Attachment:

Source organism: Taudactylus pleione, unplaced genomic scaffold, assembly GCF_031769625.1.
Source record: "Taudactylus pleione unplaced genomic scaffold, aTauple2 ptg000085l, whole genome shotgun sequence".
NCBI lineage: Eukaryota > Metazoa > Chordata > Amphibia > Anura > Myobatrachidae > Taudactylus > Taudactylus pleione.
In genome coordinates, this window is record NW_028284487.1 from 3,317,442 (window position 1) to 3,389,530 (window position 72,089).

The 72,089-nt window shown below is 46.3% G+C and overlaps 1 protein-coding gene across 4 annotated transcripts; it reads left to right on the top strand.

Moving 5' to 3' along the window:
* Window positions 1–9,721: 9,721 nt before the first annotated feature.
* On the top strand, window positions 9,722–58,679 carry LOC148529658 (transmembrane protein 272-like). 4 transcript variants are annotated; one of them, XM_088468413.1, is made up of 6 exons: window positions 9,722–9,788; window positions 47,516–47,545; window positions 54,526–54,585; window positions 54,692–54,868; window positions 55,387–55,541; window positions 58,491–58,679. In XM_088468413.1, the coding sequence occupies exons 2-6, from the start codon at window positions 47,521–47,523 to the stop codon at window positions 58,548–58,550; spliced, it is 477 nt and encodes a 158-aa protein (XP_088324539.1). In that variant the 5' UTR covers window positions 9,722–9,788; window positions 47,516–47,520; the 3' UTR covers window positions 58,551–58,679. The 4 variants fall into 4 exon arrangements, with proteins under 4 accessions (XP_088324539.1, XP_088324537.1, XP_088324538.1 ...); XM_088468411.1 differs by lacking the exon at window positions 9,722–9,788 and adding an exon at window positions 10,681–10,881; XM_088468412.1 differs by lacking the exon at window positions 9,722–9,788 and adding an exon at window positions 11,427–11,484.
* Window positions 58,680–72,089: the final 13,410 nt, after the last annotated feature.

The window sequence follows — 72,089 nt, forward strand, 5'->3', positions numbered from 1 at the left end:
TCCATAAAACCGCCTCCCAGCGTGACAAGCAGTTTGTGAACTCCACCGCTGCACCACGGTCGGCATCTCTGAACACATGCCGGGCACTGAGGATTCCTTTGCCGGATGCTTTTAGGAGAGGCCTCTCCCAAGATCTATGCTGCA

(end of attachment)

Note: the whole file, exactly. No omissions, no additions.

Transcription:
Source organism: Taudactylus pleione, unplaced genomic scaffold, assembly GCF_031769625.1.
Source record: "Taudactylus pleione unplaced genomic scaffold, aTauple2 ptg000085l, whole genome shotgun sequence".
NCBI lineage: Eukaryota > Metazoa > Chordata > Amphibia > Anura > Myobatrachidae > Taudactylus > Taudactylus pleione.
In genome coordinates, this window is record NW_028284487.1 from 3,317,442 (window position 1) to 3,389,530 (window position 72,089).

The 72,089-nt window shown below is 46.3% G+C and overlaps 1 protein-coding gene across 4 annotated transcripts; it reads left to right on the top strand.

Moving 5' to 3' along the window:
* Window positions 1–9,721: 9,721 nt before the first annotated feature.
* On the top strand, window positions 9,722–58,679 carry LOC148529658 (transmembrane protein 272-like). 4 transcript variants are annotated; one of them, XM_088468413.1, is made up of 6 exons: window positions 9,722–9,788; window positions 47,516–47,545; window positions 54,526–54,585; window positions 54,692–54,868; window positions 55,387–55,541; window positions 58,491–58,679. In XM_088468413.1, the coding sequence occupies exons 2-6, from the start codon at window positions 47,521–47,523 to the stop codon at window positions 58,548–58,550; spliced, it is 477 nt and encodes a 158-aa protein (XP_088324539.1). In that variant the 5' UTR covers window positions 9,722–9,788; window positions 47,516–47,520; the 3' UTR covers window positions 58,551–58,679. The 4 variants fall into 4 exon arrangements, with proteins under 4 accessions (XP_088324539.1, XP_088324537.1, XP_088324538.1 ...); XM_088468411.1 differs by lacking the exon at window positions 9,722–9,788 and adding an exon at window positions 10,681–10,881; XM_088468412.1 differs by lacking the exon at window positions 9,722–9,788 and adding an exon at window positions 11,427–11,484.
* Window positions 58,680–72,089: the final 13,410 nt, after the last annotated feature.

The window sequence follows — 72,089 nt, forward strand, 5'->3', positions numbered from 1 at the left end:
TCCATAAAACCGCCTCCCAGCGTGACAAGCAGTTTGTGAACTCCACCGCTGCACCACGGTCGGCATCTCTGAACACATGCCGGGCACTGAGGATTCCTTTGCCGGATGCTTTTAGGAGAGGCCTCTCCCAAGATCTATGCTGCA